In a world where leadership is often associated with boardrooms, suits, and strategies, I recently stumbled upon an unexpected source of inspiration: the Barbie movie. Yes, you read that right. It turns out that beyond the glitter and pink, there are some valuable leadership lessons to be learned.
Confession time: I didn’t just watch the Barbie movie once; I watched it twice. And while some of my friends debated the hype, I found myself locked in an emotional rollercoaster, which at one point left me quietly sobbing during an Oscar-worthy monologue from America Ferrera. Who knew that Barbie could provoke such emotions?
Because beyond the incredible costumes and Lizzo soundtrack, the movie delivered a powerful message about womanhood that really struck a chord with me. It highlighted the trials, triumphs, and transformations women experience every day. Those same themes, I realised, can be twinned with the challenges encountered by women in leadership roles across the world.
You might be wondering, ‘How can a doll be a leadership role model?’ Hear me out. As I watched the story unfold, it became clear that the film’s themes are akin to some of the fundamental leadership skills we cover on our Ivy House programmes. Barbie’s journey offers insights on authenticity, vulnerability, collaboration, inclusivity and empowerment. Let’s explore some of these in a bit more detail:
Barbie struggles with conforming to societal expectations and trying to be someone she’s not. As the story unfolds, she learns that embracing her unique qualities and being authentic brings about greater happiness. She has the courage to be genuine, even if it means standing out or going against the norm.
She also teaches us that vulnerability is a natural and essential part of being human. By embracing the tears, we can build connection, overcome challenges, learn, and grow. It is a pathway to authenticity, deeper relationships, and personal development.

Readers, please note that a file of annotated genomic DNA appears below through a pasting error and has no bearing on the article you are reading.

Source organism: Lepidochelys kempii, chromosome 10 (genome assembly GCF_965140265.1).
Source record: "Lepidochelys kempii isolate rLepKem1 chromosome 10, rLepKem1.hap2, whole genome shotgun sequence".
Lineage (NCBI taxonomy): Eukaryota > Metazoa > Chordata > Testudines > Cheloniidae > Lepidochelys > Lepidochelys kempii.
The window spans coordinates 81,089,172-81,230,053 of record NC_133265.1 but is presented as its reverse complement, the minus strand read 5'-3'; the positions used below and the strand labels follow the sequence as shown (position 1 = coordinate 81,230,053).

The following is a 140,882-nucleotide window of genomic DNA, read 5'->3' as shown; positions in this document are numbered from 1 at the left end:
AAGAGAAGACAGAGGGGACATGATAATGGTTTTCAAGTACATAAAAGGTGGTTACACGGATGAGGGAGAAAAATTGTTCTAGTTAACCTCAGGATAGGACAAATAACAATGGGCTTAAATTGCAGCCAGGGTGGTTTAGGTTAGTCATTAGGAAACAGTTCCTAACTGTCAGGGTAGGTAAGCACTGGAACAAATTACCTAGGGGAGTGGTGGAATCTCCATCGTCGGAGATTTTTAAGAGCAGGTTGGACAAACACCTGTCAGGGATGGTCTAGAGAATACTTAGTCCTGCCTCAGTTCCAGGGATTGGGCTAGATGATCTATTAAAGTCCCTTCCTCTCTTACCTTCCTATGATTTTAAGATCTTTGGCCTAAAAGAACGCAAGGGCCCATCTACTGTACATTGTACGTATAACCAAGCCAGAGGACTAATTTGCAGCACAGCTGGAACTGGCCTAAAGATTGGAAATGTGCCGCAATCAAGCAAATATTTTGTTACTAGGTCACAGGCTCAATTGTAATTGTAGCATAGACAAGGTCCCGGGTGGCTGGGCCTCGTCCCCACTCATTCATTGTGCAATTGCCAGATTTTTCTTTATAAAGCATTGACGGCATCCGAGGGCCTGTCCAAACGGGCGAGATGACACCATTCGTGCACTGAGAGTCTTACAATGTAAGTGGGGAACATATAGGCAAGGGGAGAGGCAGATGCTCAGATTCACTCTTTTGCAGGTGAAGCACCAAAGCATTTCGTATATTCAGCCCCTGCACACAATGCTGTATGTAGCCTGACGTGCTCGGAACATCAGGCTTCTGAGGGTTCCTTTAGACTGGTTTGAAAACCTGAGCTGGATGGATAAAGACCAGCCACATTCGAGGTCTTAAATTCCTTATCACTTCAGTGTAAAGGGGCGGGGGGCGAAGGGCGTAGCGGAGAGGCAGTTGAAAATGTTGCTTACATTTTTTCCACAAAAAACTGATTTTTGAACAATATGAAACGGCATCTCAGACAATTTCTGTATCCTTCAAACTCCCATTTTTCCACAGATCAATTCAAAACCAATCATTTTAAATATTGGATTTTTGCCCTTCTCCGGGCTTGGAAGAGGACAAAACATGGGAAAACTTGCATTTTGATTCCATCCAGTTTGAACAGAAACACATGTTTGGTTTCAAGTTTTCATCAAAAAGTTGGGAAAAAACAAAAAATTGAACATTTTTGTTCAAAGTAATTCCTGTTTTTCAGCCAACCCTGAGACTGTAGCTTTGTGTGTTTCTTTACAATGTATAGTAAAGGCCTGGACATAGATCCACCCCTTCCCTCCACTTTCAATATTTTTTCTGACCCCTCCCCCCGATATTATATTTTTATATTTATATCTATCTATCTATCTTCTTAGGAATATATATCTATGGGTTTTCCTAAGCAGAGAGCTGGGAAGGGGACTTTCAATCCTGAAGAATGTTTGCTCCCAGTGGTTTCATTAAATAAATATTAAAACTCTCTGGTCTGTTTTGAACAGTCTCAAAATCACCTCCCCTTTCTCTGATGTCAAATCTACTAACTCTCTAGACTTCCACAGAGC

Barbie teams up with friends and allies to take on the ultimate mission. It’s a perfect demonstration of just how important teamwork is in leadership. Good leaders know they’re not alone in their journey and they value the strengths of their team. By encouraging collaboration, leaders can tap into a combined power to achieve remarkable results (and have a whole lot of fun along the way).
Inclusivity and empowerment
We see in the movie that Barbie has a fantastic career with over 200 jobs. This is in stark contrast to the real world, where no woman has yet served as the US president. Barbie’s fictional success highlights the potential of women to lead and shine beyond the screen and into real-world conversations about inclusivity and empowerment.
In summary, we often compartmentalise professional learning, but Barbie serves as a seriously fun reminder that inspiration can emerge from the most unexpected sources. As I left the cinema with Barbie’s Lizzo soundtrack in my head, I couldn’t help but see the valuable leadership wisdom nestled amidst the sparkle.
Leadership isn’t just about power suits and seriousness—it’s about connecting with who we really are, becoming our authentic self, empathising, and truly embracing change. And if the Barbie movie can teach us that, then perhaps it’s time to trade the ties for tiaras and let our leadership journey take a delightful, unexpected turn.